Make a point to get outside regularly and enjoy the sunshine, without the sunscreen. There’s no need to overdo it and get sunburned. Once your skin turns red, vitamin D production will stop anyway. Twenty minutes a day is all someone with fair skin needs to get enough vitamin D during the summertime. If your skin is darker, you’ll need more sunlight exposure to produce the same amount of vitamin D. And always keep in mind that, in addition to helping produce vitamin D, sunlight exposure can help regulate your biological clock, fight depression, and possibly even help you to control your appetite and lose weight. As time goes on, we’ll undoubtedly learn dozens more reasons why people weren’t made to live underground, in a cave, or in a dark house or office.

Dr. Williams.

The Benefits of Zinc: Essential for Optimal Health

12 Sep

The Benefits of Zinc: Essential for Optimal Health

 

Although it’s not as widely discussed as other vitamins and minerals, zinc is essential for health and well-being. Adequate levels of this trace mineral are necessary for optimal immune function, vision, prostate health, and skin health. Other benefits of zinc include its roles in wound healing, learning and memory, and proper functioning of many hormones, including thymus hormones, insulin, growth hormone, and sex hormones.

Unfortunately, marginal zinc deficiencies are quite common, and are reflected by an increased susceptibility to infection, poor wound healing, decreased sense of taste or smell, and skin problems such as acne, eczema, and psoriasis. Pregnancy and lactation also increase the need for zinc, as do certain medications, alcohol use, vegetarian diets, and a high intake of calcium and fiber.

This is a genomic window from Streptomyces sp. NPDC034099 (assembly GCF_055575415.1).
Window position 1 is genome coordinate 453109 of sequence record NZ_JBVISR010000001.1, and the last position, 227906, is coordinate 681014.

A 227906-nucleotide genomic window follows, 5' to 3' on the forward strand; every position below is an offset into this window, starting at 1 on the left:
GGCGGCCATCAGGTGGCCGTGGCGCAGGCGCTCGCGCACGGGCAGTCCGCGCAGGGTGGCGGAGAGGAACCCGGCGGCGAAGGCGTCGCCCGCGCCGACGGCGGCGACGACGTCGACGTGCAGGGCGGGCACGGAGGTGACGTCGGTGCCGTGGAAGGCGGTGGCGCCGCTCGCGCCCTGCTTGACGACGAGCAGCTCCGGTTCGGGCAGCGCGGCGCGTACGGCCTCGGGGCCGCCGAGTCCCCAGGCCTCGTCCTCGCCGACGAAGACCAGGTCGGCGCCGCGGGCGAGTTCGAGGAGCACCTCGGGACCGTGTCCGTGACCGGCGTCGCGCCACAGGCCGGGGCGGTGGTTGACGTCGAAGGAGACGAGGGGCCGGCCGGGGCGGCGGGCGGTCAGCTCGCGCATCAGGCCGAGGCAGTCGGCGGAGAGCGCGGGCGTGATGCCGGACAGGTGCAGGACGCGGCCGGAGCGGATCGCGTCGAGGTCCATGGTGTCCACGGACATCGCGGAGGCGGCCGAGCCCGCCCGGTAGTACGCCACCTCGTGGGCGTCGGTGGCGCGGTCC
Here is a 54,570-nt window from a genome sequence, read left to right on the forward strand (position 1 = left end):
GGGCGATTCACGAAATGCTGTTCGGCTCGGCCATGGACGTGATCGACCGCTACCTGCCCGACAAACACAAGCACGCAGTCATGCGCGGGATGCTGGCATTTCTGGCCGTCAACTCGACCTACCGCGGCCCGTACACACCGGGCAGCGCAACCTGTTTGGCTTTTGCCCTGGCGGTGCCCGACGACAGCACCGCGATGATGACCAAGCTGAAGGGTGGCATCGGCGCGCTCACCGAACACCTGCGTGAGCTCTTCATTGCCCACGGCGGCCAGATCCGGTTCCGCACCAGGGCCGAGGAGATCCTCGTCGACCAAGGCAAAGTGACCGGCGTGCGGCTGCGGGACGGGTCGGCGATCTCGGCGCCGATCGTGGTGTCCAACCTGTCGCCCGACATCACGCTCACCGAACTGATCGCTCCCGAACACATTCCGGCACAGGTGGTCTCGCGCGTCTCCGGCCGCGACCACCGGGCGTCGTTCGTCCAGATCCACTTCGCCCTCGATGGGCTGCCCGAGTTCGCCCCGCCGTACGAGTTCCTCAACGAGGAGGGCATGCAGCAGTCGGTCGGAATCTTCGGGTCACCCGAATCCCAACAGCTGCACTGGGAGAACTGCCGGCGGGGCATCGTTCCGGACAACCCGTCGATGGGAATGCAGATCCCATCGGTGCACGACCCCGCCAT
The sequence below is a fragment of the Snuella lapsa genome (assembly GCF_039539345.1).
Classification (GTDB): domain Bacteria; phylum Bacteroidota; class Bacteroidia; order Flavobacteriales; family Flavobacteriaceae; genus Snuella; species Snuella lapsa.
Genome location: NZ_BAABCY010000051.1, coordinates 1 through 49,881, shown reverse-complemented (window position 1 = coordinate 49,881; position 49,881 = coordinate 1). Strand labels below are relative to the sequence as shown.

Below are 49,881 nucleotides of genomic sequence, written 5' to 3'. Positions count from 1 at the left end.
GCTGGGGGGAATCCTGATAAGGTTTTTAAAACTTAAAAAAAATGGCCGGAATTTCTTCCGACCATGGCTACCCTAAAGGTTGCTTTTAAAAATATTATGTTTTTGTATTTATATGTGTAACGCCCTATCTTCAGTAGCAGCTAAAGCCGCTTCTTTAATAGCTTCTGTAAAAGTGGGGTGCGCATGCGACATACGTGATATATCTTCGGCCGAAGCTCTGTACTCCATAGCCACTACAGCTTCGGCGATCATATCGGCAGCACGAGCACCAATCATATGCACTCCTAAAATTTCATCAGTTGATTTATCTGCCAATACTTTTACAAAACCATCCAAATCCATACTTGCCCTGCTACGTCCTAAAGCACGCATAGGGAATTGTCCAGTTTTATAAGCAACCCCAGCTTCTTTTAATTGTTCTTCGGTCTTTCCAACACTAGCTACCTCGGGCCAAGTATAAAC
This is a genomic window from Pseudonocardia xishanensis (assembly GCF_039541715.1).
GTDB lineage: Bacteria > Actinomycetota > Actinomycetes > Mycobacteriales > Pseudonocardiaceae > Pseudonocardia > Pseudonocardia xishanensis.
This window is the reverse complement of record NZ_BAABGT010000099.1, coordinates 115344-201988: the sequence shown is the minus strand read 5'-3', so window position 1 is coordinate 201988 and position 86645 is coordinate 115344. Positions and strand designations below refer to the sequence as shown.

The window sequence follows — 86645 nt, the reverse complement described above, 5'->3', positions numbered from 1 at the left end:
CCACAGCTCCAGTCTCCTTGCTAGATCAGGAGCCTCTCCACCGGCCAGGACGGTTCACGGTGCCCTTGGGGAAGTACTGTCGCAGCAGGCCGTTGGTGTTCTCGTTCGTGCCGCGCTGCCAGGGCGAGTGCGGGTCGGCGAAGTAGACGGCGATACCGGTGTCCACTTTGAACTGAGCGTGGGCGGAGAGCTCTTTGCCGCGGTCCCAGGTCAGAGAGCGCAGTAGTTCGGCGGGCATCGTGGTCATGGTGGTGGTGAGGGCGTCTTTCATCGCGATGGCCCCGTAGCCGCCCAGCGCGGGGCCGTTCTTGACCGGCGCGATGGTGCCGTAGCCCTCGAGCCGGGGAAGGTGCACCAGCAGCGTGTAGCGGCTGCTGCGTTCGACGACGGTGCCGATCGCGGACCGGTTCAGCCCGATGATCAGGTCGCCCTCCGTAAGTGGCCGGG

Let’s take a closer look at some of the varied benefits of zinc.

Benefits of Zinc: Optimal Immune Function

Vitamin C is usually the first supplement people reach for when they want to boost their immune health. However, you may want to think zinc. In a double-blind, placebo-controlled study, people ages 55–87 who took 45 mg of zinc daily for a year had significantly fewer infections and markedly lower levels of oxidative stress than participants who took a placebo.

Zinc is also protective against cancer. Women who supplemented with zinc for a decade or more had half the risk of developing breast cancer as women who did not take supplements. This may be due in part to zinc’s unique ability to ameliorate the carcinogenic effects of cadmium, a heavy metal found in cigarette smoke, shellfish, and grains.

Zinc for the Common Cold

Speaking of optimal immune function, some studies have found that zinc can reduce a cold’s length and severity, while others have declared it to be ineffective. Fortunately, two recent meta-analyses help confirm that treating the common cold is among the many benefits of zinc.